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Is Notting Hill Based On A True Story?

Actors Julia Roberts and Hugh Grant have both starred in some iconic romantic comedies. Roberts has the likes of 1990's "Pretty Woman," 1997's "My Best Friend's Wedding," and 1999's "Runaway Bride" under her belt. Meanwhile, Grant has fallen in love on screen for films such as 1994's "Four Weddings and a Funeral," 2002's "About a Boy," and 2003's "Love Actually." And in 1999, the two rom-com stars came together for "Notting Hill," directed by the late Roger Michell and written by Richard Curtis. "Notting Hill" follows William Thacker (Grant), who owns a bookstore in the Notting Hill neighborhood of London, as he meets and falls in love with a famous actress, Anna Scott (Roberts), after she comes into his shop.

It's a beloved film that sparks emotion and feels genuine despite its unlikely premise. Peter Bradshaw of The Guardian, in a piece written 20 years after its premiere, wrote, "The love story between Anna and William still feels bizarrely like something that might actually happen, particularly the farcical scenes at the press junket at the Ritz, where the hapless William has to pretend to be a magazine journalist for Horse & Hound, to provide cover for his being alone with her in a hotel suite ... Some of the details do seem very credible. Is Curtis alluding to a real event in someone's life?"

It's a question that viewers may have had themselves while watching, as Anna and William's story feels piercingly real. So, is "Notting Hill" based on a true story?

It may have been based on a real-life romance

In a 2018 video interview with Vanity Fair, in which he discussed his most famous roles, Hugh Grant blatantly said that "Notting Hill" is based on a true story. "[Richard Curtis] wrote this other film and it was based on something that actually happened to a friend of his, who was a very kind of unfamous bloke living in Notting Hill, who happened to fall in love with an extremely, extremely world-famous person who I'm not allowed to mention, and she with him," he explained.

Grant mentioned Curtis' mysterious friend again in an interview with E! Online, revealing, "This is a story [Curtis] won't admit to, but he's told me in a drunken moment. A friend of his, an ordinary, normal guy, was in Harrods one day and met a very famous woman, and ended up taking her back to his flat in Notting Hill—and all kinds of nonsense ensued. And they used to meet up, whenever she came to London their affair would reactivate itself—and that was the genesis of his script. But he's so scared of people finding out who this very famous person was that he won't tell anyone that story."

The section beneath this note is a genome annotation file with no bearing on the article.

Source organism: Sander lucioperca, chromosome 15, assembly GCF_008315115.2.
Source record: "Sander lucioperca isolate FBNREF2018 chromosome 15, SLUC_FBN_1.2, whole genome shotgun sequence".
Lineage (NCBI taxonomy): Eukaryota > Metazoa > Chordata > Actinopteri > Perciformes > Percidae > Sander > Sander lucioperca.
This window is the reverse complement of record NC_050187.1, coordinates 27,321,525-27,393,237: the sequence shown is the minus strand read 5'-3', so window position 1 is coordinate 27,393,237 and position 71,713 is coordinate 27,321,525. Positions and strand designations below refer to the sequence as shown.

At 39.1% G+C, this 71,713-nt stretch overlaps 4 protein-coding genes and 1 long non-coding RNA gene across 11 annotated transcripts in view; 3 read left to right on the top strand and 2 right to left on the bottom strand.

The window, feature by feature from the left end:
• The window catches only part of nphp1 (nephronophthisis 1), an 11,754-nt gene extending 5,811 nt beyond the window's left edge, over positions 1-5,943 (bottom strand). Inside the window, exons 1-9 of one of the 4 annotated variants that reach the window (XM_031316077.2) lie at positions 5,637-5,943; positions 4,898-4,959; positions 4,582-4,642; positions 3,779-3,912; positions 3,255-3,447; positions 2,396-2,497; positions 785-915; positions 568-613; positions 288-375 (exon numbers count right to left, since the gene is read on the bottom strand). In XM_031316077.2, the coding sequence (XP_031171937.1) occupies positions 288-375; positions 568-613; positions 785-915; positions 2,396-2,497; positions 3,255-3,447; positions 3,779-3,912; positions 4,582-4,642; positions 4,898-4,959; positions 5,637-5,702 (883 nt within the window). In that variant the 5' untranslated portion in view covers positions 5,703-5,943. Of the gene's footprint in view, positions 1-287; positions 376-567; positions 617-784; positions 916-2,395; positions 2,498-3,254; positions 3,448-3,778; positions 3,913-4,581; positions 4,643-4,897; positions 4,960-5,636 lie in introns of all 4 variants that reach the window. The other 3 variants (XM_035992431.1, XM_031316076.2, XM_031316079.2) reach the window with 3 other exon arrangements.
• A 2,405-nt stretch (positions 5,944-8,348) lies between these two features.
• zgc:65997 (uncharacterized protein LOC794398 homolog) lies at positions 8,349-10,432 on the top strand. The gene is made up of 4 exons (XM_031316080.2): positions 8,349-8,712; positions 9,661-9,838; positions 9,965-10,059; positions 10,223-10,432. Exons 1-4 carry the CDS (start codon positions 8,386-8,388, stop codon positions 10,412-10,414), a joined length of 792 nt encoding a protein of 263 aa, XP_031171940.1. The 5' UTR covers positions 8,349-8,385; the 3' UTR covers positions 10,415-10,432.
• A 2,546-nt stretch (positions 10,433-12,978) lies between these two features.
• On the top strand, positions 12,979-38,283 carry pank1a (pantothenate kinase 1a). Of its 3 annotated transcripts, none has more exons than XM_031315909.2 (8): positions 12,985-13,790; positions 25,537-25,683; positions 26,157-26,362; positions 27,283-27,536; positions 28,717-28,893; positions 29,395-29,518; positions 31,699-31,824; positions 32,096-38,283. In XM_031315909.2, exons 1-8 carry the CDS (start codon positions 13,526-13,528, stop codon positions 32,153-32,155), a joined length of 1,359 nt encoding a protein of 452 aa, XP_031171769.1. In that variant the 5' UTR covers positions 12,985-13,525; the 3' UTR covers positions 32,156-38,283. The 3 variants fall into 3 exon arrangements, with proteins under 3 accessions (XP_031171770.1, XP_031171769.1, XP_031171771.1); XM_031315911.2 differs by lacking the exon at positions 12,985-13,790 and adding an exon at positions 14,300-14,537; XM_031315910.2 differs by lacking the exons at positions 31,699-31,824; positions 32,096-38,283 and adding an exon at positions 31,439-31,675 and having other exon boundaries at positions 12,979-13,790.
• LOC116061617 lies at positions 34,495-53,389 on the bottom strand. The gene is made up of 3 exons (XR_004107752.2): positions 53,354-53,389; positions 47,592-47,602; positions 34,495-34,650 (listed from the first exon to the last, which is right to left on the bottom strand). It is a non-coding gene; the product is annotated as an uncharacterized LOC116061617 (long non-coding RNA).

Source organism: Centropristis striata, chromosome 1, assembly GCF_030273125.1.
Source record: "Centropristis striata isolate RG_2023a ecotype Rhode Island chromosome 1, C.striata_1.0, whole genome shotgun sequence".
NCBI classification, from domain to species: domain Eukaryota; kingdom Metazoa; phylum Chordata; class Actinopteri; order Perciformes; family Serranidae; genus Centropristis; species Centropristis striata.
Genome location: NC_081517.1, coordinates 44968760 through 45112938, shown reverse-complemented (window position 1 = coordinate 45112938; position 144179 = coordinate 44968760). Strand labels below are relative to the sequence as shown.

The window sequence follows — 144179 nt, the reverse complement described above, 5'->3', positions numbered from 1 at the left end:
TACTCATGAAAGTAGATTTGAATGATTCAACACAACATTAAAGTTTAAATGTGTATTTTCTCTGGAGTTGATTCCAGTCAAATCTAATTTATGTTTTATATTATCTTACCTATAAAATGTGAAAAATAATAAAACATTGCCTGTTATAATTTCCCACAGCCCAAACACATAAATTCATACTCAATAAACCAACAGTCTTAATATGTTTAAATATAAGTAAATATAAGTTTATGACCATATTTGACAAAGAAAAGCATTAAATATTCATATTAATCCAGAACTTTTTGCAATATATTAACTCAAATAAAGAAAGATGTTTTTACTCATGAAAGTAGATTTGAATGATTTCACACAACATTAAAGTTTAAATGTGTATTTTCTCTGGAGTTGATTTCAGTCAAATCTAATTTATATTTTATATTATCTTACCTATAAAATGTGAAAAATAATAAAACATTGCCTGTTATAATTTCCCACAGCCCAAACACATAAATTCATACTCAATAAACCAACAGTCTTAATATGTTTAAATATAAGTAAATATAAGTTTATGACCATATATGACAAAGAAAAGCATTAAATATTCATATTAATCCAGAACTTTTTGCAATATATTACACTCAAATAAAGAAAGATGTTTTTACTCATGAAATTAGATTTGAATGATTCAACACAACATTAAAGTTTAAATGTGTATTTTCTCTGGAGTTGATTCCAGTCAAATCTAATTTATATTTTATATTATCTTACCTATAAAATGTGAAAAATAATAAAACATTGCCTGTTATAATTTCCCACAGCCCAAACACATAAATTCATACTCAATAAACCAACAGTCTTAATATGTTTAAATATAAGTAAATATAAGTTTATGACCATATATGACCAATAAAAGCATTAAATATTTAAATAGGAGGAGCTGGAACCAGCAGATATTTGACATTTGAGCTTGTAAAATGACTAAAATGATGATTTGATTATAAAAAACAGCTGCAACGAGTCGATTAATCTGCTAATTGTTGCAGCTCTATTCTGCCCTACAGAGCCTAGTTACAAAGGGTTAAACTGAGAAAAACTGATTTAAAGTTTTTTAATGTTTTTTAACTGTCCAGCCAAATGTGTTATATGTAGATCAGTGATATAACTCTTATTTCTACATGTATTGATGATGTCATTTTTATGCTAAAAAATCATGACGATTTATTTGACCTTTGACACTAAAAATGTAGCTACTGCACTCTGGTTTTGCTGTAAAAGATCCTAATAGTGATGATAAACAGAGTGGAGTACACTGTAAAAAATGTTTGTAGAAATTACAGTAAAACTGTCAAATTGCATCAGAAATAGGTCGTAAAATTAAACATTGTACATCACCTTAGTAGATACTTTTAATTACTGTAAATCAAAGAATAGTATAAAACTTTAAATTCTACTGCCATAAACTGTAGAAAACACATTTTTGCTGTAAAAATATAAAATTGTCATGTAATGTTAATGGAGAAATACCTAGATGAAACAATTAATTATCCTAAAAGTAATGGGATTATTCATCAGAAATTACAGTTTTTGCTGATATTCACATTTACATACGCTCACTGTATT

Curtis himself has never spoken publicly about his friend, nor identified the celebrity in question. However, the Daily Mail ran a story in March 2021 alleging that the friend is a man named William Sieghart and the famous person was actress Uma Thurman. The Daily Mail didn't cite any sources and merely wrote "evidence now suggests" — so this element should definitely be taken with a grain of salt.

Curtis also pulled from his own life

As mentioned before, screenwriter Richard Curtis has never publicly acknowledged that "Notting Hill" is based on what happened to his friend. But, he has talked about the ways in which his own life acted as inspiration for the film.

Speaking with Variety in 2019, Curtis revealed that imagining how his friends might react to him bringing a celebrity to their weekly dinners was a starting point for his writing the film. He stated, "There was one who has never heard of anybody famous and then other one was Helen Fielding, who wrote 'Bridget Jones's Diary' and knew everybody. I used to imagine what would it be like if I drove down [to their house] with Madonna — how would the dinner party go? The two friends who were hosting the party would have no idea who she was, and Helen would just be screaming with excitement and definitely try to make Madonna her best friend."

This idea of Curtis' eventually evolved into the scene in "Notting Hill," in which William brings Anna to meet his friends — Max (Tim McInnerny), Bella (Gina McKee), Bernie (Hugh Bonneville) — and his sister Honey (Emma Chambers). In the scene, when Honey first sees Anna, she reacts, "Oh holy f***! ... I genuinely believe, and I've believed for some time now, that we could be best friends. What do you think?"

All in all, rom-com fans would definitely agree that "Notting Hill" is up there with the best of the genre — whether or not it's based on a real-life romance.